"I had bits of mana sink stuck in my hands, too," Al said. "It felt -- strange, wrong. The simplest spell took more effort and concentration than it should have. I had to use wands to do things that I could do with a gesture or a thought before ..."

"But you had Janine to help you," Sciavone said. "Someone to pluck almost every last sliver of magic-draining material from your flesh, until nothing of consequence remained. And so your strength returned. Morgenstern has no one. His adherents -- the forty-nine fools who bequeathed their souls and magical potential to him -- are dead. And no man or creature today feels anything for him now but fear or jealousy."

Al shook his head. "My strength may be back, and his may be diminished, but he's still an elephant, and I'm still a fencer. And not even as skillful a fencer as Magister Blackstone."

Sciavone sighed. "Albert, you still fail to understand my point. One does not fence with an elephant, but that does not mean that one may not defeat it."

"Maybe you can tame it," Janine said.

Al and Githros turned to look at her; even Magister Sciavone seemed to turn his attention toward her, although it was hard to tell when the sending crystal remained stationary.

"Remember the fable about the lion with a thorn in its paw?" Janine asked. She paused, uncertain of herself. Having the attention of her husband, a seven-foot tall demon, and a centuries-old Master Magician completely focused on her was intimidating even for a three-time Homecoming Queen.

"Go on, Janine," Al said. "Someone who thinks outside the magic box might be just what we need now."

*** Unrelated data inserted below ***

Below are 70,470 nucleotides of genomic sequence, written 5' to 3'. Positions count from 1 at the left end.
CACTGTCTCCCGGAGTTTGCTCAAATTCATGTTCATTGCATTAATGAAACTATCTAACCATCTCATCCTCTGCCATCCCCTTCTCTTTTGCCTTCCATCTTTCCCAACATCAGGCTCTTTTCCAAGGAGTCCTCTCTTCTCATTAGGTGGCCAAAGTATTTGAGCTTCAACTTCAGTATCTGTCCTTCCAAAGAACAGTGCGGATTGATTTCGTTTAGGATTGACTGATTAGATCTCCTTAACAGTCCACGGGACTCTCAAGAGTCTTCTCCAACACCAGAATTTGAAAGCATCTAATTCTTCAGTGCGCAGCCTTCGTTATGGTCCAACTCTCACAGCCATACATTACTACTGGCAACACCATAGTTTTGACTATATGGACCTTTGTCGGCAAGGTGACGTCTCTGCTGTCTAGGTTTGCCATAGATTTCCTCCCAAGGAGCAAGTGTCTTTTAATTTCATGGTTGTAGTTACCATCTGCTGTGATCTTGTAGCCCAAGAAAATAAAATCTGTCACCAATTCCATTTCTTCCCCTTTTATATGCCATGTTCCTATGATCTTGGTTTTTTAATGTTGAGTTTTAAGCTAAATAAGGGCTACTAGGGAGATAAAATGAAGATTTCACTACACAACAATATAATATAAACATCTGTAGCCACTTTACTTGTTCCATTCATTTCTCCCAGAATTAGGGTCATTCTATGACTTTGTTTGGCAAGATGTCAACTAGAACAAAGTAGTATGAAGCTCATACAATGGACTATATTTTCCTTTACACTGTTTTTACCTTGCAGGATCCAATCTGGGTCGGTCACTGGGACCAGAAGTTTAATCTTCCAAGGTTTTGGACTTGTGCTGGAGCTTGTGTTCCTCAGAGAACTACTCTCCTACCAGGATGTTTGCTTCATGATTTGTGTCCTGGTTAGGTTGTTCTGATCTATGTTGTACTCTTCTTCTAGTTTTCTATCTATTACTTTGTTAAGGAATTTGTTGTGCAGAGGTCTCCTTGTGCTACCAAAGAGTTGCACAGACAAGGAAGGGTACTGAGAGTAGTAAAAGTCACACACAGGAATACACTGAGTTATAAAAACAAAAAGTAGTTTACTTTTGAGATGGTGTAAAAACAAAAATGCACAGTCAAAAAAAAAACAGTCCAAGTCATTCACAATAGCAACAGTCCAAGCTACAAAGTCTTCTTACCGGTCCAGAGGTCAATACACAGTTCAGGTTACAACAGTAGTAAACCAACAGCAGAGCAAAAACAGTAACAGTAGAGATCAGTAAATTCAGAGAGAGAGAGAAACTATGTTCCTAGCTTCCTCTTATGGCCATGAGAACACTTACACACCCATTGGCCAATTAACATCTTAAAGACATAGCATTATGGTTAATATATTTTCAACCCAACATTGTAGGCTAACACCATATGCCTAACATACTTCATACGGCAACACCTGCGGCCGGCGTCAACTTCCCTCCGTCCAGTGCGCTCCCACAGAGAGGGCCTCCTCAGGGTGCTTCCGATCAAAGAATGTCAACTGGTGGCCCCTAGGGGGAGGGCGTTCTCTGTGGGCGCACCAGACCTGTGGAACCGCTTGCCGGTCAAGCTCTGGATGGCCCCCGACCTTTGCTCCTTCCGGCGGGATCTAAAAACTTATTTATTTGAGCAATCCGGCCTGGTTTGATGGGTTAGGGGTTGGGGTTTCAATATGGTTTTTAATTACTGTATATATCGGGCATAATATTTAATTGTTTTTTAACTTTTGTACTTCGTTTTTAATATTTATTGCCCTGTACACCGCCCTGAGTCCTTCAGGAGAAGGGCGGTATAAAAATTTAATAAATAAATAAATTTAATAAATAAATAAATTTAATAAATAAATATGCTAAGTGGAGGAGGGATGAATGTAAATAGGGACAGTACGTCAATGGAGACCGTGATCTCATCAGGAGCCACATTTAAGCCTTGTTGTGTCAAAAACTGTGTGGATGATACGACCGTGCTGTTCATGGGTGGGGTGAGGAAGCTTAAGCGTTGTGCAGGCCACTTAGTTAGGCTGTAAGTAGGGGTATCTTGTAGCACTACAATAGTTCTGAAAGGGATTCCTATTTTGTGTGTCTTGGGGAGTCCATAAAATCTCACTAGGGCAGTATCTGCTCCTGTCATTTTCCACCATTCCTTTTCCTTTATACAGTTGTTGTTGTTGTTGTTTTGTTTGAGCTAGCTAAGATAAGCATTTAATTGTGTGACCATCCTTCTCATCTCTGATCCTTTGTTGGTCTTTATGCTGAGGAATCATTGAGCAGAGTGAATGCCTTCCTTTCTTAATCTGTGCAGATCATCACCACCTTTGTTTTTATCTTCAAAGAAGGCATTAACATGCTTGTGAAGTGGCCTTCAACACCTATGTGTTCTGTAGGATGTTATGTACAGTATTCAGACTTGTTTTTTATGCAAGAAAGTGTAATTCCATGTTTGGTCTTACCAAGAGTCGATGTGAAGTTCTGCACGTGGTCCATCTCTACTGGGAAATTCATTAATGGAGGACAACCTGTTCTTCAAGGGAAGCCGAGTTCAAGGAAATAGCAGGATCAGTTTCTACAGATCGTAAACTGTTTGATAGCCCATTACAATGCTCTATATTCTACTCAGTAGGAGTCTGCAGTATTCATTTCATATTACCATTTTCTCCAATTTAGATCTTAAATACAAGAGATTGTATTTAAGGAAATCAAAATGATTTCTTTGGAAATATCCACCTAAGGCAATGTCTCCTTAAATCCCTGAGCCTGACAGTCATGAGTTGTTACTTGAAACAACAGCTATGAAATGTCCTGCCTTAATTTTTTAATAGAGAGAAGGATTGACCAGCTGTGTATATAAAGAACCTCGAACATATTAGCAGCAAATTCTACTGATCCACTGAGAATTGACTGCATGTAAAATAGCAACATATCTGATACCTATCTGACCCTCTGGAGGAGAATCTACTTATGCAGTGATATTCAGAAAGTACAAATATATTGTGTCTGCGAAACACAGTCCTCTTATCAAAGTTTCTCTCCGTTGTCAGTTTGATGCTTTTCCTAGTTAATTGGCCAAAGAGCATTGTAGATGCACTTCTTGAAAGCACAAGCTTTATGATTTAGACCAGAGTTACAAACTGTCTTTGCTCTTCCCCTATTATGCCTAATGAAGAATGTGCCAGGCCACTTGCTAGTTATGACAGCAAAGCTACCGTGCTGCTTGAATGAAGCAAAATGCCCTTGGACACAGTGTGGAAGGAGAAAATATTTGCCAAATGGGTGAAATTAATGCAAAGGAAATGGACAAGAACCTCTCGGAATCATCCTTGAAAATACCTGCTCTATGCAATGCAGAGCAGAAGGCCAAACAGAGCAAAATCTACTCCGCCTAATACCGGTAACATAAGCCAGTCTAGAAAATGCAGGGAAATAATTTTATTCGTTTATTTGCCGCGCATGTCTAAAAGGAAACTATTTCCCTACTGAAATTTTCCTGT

Janine took a deep breath and leaned forward so her long dark hair half-concealed her face. "What if -- what if we offered to help him? To pull the thorn out of his paw, or in this case, the mana sink splinters out of his face?"

"And while he's getting a facial, we ambush him?" Githros asked.

Janine threw her head back and groaned. "No! We don't ambush people! We're supposed to be the good guys!"

Githros snorted. "'Good guys?' I'm a demon, remember? And anyway, I'm not sure Morgenstern is exactly 'people' anymore."

"Even if we did ambush him, what good would it do?" Janine asked. "He could probably take on all the Masters at once and win. And anyway, we don't need to beat him -- we just need to get him to stop blowing things up and --"

"And killing people," Al interjected. "We really need him to stop killing people before he gets around to us."

Janine narrowed her eyes and fixed Al with a look he had rarely seen since he had finally achieved some success in the magic business.

"Er -- of course I mean people in general, not just us," Al said. "He has to stop killing people --"

"Also demons," Githros said. "I've heard that he's pretty much vaporized a few mid-level types that annoyed him."

"I could swear that you said you wanted to hear my idea," Janine said. "Of course, dealing with you two, I could just swear."

"Please continue, Janine," Sciavone said. "I, for one, am eager to hear any plan that may defuse the threat that Morgenstern poses to us all."

"If we help him, he may stop viewing us as annoying insects to be swatted at any time," Janine said. "At the very least, removing the mana sink traces from his face should improve his mood."

Al sighed. "You have a point, beloved wife and partner," he said. "I'm just not sure how much we can count on his gratitude to keep his temper in check."

"I will arrange for a message to be dispatched, and for non-Talented physicians to stand by to perform the cleansing procedure," Sciavone said. "Obviously, no wizard or magical entity can be exposed to the mana sink fragments --"

"It has to be me," Janine said.

"What?"

"It has to be me," she said again. "Morgenstern knows me. If I offer to do it, he'll know that the offer is serious, that we are willing to risk --"

Al stood and took her shoulders in his hands. "I'm not willing to risk it, Janine. He knows you, all right -- he tried to charbroil you with his aura while you popped away at him with blasting wands."

Janine grabbed a piece of paper and a pen from the cabinet against the boardroom wall and drew four straight lines, intersecting at a common midpoint. She handed the paper to Al, and waited.

"What does this mean?" Al demanded.

"What does it look like?"

"An asterisk?" he said.

Janine shook her head and smiled. "Not just any asterisk," she said. "It's my ass to risk. You don't get to decide for me, Al."

####